22. ^ Vizenor, Gerald. Native Liberty: Natural Reason and Cultural Survivance, Lincoln: University of Nebraska Press, 2009. ISBN 978-0-8032-1892-5 page 139
  23. ^ Gerald Vizenor: "Genocide Tribunals: Native Human Rights and Survivance", A talk given at the IAS on October 10, 2006
  24. ^ [Glauner, Lindsay. "Need for Accountability and Reparations: 1830-1976 the United States Government's Role in the Promotion, Implementation, and Execution of the Crime of Genocide against Native Americans", DePaul Law Review 51 (2001): 911. pp916-917. Quote: "Therefore, in accordance to Article IV of the Genocide Convention [1948], which requires all parties to prosecute those charged with genocide, conspiracy to commit genocide, direct and public incitement to commit genocide, attempt to commit genocide, and complicity in genocide, regardless of their capacity as a ruler or public official, in a competent tribunal within the State where the crime took place or in a competent international tribunal that has proper jurisdiction over the case, any persons or agencies that commit acts of genocide within the territory of the United States must be held accountable for their crimes."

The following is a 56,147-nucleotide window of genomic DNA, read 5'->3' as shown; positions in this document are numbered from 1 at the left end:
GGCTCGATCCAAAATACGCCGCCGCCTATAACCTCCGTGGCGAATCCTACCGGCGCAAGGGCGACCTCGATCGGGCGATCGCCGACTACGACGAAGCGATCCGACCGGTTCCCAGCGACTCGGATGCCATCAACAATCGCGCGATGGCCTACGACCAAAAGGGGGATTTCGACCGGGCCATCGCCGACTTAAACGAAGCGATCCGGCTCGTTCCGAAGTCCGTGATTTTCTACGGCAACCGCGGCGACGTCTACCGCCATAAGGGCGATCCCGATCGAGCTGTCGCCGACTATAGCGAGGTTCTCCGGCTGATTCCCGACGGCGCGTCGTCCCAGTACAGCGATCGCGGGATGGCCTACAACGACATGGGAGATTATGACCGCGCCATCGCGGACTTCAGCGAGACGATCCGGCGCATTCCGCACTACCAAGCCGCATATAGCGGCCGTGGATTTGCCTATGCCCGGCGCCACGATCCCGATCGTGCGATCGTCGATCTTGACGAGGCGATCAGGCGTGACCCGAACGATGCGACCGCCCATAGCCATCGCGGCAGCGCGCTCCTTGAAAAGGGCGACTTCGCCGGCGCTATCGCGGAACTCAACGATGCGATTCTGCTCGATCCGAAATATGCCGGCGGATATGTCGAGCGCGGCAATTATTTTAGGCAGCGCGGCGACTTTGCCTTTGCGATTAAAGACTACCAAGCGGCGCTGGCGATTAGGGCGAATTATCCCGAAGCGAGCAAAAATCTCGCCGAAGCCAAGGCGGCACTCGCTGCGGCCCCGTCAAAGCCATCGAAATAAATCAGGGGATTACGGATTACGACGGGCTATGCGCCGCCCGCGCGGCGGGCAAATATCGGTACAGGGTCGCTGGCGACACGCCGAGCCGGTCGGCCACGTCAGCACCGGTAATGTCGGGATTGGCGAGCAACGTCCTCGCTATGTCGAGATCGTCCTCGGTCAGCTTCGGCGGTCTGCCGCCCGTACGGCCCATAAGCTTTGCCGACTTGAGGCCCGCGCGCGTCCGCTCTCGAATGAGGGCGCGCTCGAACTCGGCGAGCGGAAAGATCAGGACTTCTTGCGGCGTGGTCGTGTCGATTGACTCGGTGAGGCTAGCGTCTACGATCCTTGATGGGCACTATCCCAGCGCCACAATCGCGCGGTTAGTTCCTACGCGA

ReferencesEdit

  • Chapman, Charles E., Ph.D. (1921). A History of California; The Spanish Period. The MacMillan Company, New York.
  • Engelhardt, Zephyrin, O.F.M. (1922). San Juan Capistrano Mission. Standard Printing Co., Los Angeles, California.
  • Kelsey, H. (1993). Mission San Juan Capistrano: A Pocket History. Interdisciplinary Research, Inc., Altadena, California. ISBN 0-9785881-0-X.
  • Ruscin, Terry (1999). Mission Memoirs. Sunbelt Publications, San Diego, California. ISBN 0-932653-30-8.
  • Paddison, Joshua (ed.) (1999). A World Transformed: Firsthand Accounts of California Before the Gold Rush. Heyday Books, Berkeley, California. ISBN 1-890771-13-9.
  • Hinton, Alexander Laban, Andrew Woolford, and Jeff Benvenuto eds. (2014). Colonial Genocide in Indigenous North America. Duke University Press.